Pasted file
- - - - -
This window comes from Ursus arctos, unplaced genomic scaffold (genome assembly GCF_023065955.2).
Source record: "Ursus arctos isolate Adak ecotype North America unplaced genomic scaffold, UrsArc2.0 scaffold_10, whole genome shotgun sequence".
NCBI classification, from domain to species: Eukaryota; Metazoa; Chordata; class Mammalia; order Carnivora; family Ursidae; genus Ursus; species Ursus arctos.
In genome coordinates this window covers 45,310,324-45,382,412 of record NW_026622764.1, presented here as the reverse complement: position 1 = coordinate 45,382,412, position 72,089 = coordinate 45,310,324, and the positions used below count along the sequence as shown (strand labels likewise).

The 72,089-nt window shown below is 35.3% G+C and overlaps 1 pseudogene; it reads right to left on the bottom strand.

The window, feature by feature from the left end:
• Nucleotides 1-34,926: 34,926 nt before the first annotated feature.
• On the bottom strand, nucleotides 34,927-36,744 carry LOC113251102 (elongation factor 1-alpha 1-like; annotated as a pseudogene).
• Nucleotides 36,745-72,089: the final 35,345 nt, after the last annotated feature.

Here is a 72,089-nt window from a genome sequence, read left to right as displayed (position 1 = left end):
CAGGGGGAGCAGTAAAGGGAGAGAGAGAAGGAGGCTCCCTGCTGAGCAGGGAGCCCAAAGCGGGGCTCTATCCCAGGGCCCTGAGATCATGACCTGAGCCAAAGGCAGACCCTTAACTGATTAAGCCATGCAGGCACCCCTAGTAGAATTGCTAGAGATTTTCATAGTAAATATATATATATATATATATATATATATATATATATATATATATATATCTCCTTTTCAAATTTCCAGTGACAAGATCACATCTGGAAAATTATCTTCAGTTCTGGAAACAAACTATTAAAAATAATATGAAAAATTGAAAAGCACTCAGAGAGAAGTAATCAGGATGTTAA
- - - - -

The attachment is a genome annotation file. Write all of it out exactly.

This window comes from Ursus arctos, unplaced genomic scaffold (genome assembly GCF_023065955.2).
Source record: "Ursus arctos isolate Adak ecotype North America unplaced genomic scaffold, UrsArc2.0 scaffold_10, whole genome shotgun sequence".
NCBI classification, from domain to species: Eukaryota; Metazoa; Chordata; class Mammalia; order Carnivora; family Ursidae; genus Ursus; species Ursus arctos.
In genome coordinates this window covers 45,310,324-45,382,412 of record NW_026622764.1, presented here as the reverse complement: position 1 = coordinate 45,382,412, position 72,089 = coordinate 45,310,324, and the positions used below count along the sequence as shown (strand labels likewise).

The 72,089-nt window shown below is 35.3% G+C and overlaps 1 pseudogene; it reads right to left on the bottom strand.

The window, feature by feature from the left end:
• Nucleotides 1-34,926: 34,926 nt before the first annotated feature.
• On the bottom strand, nucleotides 34,927-36,744 carry LOC113251102 (elongation factor 1-alpha 1-like; annotated as a pseudogene).
• Nucleotides 36,745-72,089: the final 35,345 nt, after the last annotated feature.

Here is a 72,089-nt window from a genome sequence, read left to right as displayed (position 1 = left end):
CAGGGGGAGCAGTAAAGGGAGAGAGAGAAGGAGGCTCCCTGCTGAGCAGGGAGCCCAAAGCGGGGCTCTATCCCAGGGCCCTGAGATCATGACCTGAGCCAAAGGCAGACCCTTAACTGATTAAGCCATGCAGGCACCCCTAGTAGAATTGCTAGAGATTTTCATAGTAAATATATATATATATATATATATATATATATATATATATATATATATATCTCCTTTTCAAATTTCCAGTGACAAGATCACATCTGGAAAATTATCTTCAGTTCTGGAAACAAACTATTAAAAATAATATGAAAAATTGAAAAGCACTCAGAGAGAAGTAATCAGGATGTTAA